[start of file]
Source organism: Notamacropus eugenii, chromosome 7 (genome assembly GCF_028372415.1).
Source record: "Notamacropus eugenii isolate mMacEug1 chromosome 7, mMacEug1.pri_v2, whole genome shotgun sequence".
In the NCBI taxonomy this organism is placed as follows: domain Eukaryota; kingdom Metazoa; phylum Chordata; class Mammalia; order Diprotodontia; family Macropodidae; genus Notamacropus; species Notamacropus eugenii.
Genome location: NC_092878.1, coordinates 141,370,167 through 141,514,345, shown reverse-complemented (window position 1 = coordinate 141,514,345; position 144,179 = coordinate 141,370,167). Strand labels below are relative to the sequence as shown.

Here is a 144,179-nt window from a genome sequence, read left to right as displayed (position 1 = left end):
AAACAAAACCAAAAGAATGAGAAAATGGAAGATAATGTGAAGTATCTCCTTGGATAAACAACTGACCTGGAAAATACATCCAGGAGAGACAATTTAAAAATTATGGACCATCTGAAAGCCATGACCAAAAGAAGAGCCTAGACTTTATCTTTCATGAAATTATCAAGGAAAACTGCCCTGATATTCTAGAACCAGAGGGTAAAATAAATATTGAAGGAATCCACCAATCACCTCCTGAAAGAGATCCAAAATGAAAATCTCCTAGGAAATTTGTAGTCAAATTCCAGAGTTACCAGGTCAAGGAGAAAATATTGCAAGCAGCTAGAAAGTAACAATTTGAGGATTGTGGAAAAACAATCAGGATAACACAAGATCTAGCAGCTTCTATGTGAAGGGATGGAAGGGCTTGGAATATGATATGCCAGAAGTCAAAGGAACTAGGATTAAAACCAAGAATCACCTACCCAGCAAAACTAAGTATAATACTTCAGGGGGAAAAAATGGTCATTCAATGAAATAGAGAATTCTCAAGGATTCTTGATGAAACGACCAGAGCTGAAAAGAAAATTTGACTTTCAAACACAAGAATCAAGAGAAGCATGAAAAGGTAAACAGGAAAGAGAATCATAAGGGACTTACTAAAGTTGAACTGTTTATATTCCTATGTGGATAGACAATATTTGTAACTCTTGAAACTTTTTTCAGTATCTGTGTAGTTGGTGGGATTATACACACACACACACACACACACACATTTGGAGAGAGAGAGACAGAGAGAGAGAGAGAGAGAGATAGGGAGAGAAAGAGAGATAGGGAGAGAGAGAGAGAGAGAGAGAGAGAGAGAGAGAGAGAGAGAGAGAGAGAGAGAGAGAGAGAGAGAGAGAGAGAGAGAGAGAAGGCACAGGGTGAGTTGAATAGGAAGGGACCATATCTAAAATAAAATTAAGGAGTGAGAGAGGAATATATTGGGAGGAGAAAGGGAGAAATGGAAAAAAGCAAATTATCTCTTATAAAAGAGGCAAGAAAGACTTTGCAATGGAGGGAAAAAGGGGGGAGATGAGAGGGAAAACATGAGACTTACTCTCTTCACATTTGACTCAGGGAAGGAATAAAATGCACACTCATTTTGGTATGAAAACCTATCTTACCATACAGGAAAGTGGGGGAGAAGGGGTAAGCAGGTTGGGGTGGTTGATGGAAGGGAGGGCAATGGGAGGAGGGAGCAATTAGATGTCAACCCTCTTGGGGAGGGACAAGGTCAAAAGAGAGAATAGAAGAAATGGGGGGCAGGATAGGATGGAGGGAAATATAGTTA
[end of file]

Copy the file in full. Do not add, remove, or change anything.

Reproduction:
Source organism: Notamacropus eugenii, chromosome 7 (genome assembly GCF_028372415.1).
Source record: "Notamacropus eugenii isolate mMacEug1 chromosome 7, mMacEug1.pri_v2, whole genome shotgun sequence".
In the NCBI taxonomy this organism is placed as follows: domain Eukaryota; kingdom Metazoa; phylum Chordata; class Mammalia; order Diprotodontia; family Macropodidae; genus Notamacropus; species Notamacropus eugenii.
Genome location: NC_092878.1, coordinates 141,370,167 through 141,514,345, shown reverse-complemented (window position 1 = coordinate 141,514,345; position 144,179 = coordinate 141,370,167). Strand labels below are relative to the sequence as shown.

Here is a 144,179-nt window from a genome sequence, read left to right as displayed (position 1 = left end):
AAACAAAACCAAAAGAATGAGAAAATGGAAGATAATGTGAAGTATCTCCTTGGATAAACAACTGACCTGGAAAATACATCCAGGAGAGACAATTTAAAAATTATGGACCATCTGAAAGCCATGACCAAAAGAAGAGCCTAGACTTTATCTTTCATGAAATTATCAAGGAAAACTGCCCTGATATTCTAGAACCAGAGGGTAAAATAAATATTGAAGGAATCCACCAATCACCTCCTGAAAGAGATCCAAAATGAAAATCTCCTAGGAAATTTGTAGTCAAATTCCAGAGTTACCAGGTCAAGGAGAAAATATTGCAAGCAGCTAGAAAGTAACAATTTGAGGATTGTGGAAAAACAATCAGGATAACACAAGATCTAGCAGCTTCTATGTGAAGGGATGGAAGGGCTTGGAATATGATATGCCAGAAGTCAAAGGAACTAGGATTAAAACCAAGAATCACCTACCCAGCAAAACTAAGTATAATACTTCAGGGGGAAAAAATGGTCATTCAATGAAATAGAGAATTCTCAAGGATTCTTGATGAAACGACCAGAGCTGAAAAGAAAATTTGACTTTCAAACACAAGAATCAAGAGAAGCATGAAAAGGTAAACAGGAAAGAGAATCATAAGGGACTTACTAAAGTTGAACTGTTTATATTCCTATGTGGATAGACAATATTTGTAACTCTTGAAACTTTTTTCAGTATCTGTGTAGTTGGTGGGATTATACACACACACACACACACACACACATTTGGAGAGAGAGAGACAGAGAGAGAGAGAGAGAGAGATAGGGAGAGAAAGAGAGATAGGGAGAGAGAGAGAGAGAGAGAGAGAGAGAGAGAGAGAGAGAGAGAGAGAGAGAGAGAGAGAGAGAGAGAGAGAGAGAGAGAGAAGGCACAGGGTGAGTTGAATAGGAAGGGACCATATCTAAAATAAAATTAAGGAGTGAGAGAGGAATATATTGGGAGGAGAAAGGGAGAAATGGAAAAAAGCAAATTATCTCTTATAAAAGAGGCAAGAAAGACTTTGCAATGGAGGGAAAAAGGGGGGAGATGAGAGGGAAAACATGAGACTTACTCTCTTCACATTTGACTCAGGGAAGGAATAAAATGCACACTCATTTTGGTATGAAAACCTATCTTACCATACAGGAAAGTGGGGGAGAAGGGGTAAGCAGGTTGGGGTGGTTGATGGAAGGGAGGGCAATGGGAGGAGGGAGCAATTAGATGTCAACCCTCTTGGGGAGGGACAAGGTCAAAAGAGAGAATAGAAGAAATGGGGGGCAGGATAGGATGGAGGGAAATATAGTTA